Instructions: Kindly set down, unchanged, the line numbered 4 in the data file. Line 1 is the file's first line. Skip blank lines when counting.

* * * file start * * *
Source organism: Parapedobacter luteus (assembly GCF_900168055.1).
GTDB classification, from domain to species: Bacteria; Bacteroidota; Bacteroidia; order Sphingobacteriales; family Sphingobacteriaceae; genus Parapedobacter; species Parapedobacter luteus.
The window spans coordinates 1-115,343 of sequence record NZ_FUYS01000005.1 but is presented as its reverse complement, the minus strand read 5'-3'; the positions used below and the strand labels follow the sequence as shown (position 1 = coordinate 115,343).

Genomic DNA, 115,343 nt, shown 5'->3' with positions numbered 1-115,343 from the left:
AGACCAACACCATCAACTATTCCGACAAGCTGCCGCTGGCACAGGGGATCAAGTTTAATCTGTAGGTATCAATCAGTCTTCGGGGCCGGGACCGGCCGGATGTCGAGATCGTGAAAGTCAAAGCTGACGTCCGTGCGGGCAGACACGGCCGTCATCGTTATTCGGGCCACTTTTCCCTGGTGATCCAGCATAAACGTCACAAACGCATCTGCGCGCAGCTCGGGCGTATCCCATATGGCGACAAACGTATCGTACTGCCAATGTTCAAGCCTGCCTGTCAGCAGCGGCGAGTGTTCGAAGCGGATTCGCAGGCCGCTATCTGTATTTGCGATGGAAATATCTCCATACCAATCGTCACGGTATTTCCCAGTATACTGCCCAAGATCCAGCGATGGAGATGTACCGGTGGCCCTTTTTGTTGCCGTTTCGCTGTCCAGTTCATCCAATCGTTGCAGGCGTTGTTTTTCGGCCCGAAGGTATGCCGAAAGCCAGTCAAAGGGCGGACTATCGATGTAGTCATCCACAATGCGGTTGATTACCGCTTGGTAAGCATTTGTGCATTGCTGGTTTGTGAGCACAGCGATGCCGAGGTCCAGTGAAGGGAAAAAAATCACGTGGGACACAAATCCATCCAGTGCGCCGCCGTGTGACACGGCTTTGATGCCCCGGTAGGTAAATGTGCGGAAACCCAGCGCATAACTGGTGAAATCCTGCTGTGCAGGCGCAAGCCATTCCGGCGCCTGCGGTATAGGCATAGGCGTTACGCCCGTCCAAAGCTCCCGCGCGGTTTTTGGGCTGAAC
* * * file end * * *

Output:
Genomic DNA, 115,343 nt, shown 5'->3' with positions numbered 1-115,343 from the left: